Everybody knows that when ancient cultures meet Western science, tragedy usually results. In his brilliantly told first novel, Yanagihara spins an unforgettable tale about the perils of going native. — Charles Bottomley
Readers of exciting, challenging and visionary literary fiction—including admirers of Norman Rush's Mating, Ann Patchett's State of Wonder, Barbara Kingsolver's The Poisonwood Bible, and Peter Matthiessen's At Play in the Fields of the Lord—will be drawn to this astonishingly gripping and accomplished first novel. A decade in the writing, this is an anthropological adventure story that combines the visceral allure of a thriller with a profound and tragic vision of what happens when cultures collide. It is a book that instantly catapults Hanya Yanagihara into the company of young novelists who really, really matter.
In 1950, a young doctor called Norton Perina signs on with the anthropologist Paul Tallent for an expedition to the remote Micronesian island of Ivu'ivu in search of a rumored lost tribe. They succeed, finding not only that tribe but also a group of forest dwellers they dub "The Dreamers," who turn out to be fantastically long-lived but progressively more senile. Perina suspects the source of their longevity is a hard-to-find turtle; unable to resist the possibility of eternal life, he kills one and smuggles some meat back to the States. He scientifically proves his thesis, earning worldwide fame and the Nobel Prize, but he soon discovers that its miraculous property comes at a terrible price. As things quickly spiral out of his control, his own demons take hold, with devastating personal consequences.
"One of the year's best books...Driven by Yanagihara's gorgeously complete imaginary ethnography on the one hand and, on the other, by her brilliantly detestable narrator, this debut novel is compelling on every level—morally, aesthetically, and narratively."
—Publishers Weekly, Starred Review
"[The People in the Trees] is exhaustingly inventive and almost defiant in its refusal to offer redemption or solace—but that is arguable one of its virtues. As for Yanagihara, she is a writer to marvel at."
—The New York Times Book Review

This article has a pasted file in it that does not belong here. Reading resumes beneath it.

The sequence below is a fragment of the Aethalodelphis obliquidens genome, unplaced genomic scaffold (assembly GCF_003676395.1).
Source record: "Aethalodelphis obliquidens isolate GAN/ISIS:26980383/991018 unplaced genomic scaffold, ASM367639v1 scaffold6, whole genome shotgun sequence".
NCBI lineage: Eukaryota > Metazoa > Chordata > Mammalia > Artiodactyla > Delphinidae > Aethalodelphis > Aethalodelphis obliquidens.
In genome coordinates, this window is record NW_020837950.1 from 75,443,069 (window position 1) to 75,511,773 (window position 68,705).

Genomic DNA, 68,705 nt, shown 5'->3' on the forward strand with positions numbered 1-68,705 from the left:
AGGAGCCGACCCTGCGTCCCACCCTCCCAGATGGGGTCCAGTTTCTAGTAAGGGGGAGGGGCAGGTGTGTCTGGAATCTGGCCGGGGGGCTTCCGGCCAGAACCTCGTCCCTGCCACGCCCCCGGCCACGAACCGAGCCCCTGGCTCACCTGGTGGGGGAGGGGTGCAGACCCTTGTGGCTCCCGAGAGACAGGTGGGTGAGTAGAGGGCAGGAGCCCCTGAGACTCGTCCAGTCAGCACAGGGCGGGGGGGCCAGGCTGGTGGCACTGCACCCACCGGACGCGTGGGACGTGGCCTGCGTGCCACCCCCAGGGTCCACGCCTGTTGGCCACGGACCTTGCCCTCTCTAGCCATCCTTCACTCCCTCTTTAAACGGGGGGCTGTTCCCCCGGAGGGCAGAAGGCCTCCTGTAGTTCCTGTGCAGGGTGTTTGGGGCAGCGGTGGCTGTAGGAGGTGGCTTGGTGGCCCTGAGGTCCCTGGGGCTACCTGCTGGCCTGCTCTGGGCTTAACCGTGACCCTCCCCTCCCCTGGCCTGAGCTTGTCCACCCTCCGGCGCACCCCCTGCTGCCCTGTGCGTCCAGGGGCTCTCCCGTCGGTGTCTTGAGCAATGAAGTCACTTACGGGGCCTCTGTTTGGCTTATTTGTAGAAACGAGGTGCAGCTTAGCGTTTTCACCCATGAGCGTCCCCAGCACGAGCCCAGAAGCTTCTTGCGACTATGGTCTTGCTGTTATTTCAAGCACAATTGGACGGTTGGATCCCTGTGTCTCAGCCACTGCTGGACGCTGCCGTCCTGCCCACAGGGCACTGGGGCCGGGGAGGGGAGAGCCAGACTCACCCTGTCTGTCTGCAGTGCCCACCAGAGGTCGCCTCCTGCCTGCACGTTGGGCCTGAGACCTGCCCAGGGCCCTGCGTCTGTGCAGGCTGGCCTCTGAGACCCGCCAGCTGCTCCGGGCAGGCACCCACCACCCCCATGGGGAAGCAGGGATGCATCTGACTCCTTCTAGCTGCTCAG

"The People in the Trees is a haunting story of moral absolutes confounded by a seemingly empirical understanding of the merciless caprices of nature...A standout novel, a debut as thrilling as it is disturbing."
—The Wall Street Journal
"The People in the Trees is a multi-layered novel. It provokes discussions about science, morality and our obsession with youth. But it's also a deeply satisfying adventure story with a horrifying conclusion."
"The People in the Trees is flawlessly paced and deeply nuanced—a gorgeous, meaty novel that is spellbinding, scandalous and supremely satisfying."
"Yanagihara presents a cautionary tale about what can happen when Western arrogance meets primeval culture."
"Whether you find yourself to be a champion of Perina's bold ideas or horrified by his actions or—more realistically—feel a measure of both, Yanagihara's twisted, audacious tale is as gripping as they come."
“The People in the Trees is a Nabokovian phantasmagoria, bound to raise serious, interesting, troubling questions. Hanya Yanagihara is a writer to watch."
—Madison Smartt Bell, author of The Color of Night and All Souls’ Rising
“The People in the Trees is not a first novel like other first novels. This is a big, soaring, old-school, super-absorbing vehicle into another world. It’s a mystery story, an ecological parable, a monstrous confession, and a fascinating consideration of moral relativism. Yanagihara’s narrator is misanthropic and grotesque, yet simultaneously magnetic; her prose is dazzling; and her book is a triumph of the imagination.
—Anthony Doerr, author of Four Seasons in Rome and The Shell Collector
"This is an engrossing, beautifully detailed, at times amazing (and shocking) novel, and right up my alley: a far-off and beautiful place in the Pacific, islanders living to their own drumbeat, earnest meddling outsiders, and a sticky outcome—the Fall, with a lot of science and passion behind it, and an impressive debut for Hanya Yanagihara. I loved this book.”
—Paul Theroux, author of The Lower River and The Great Railway Bazaar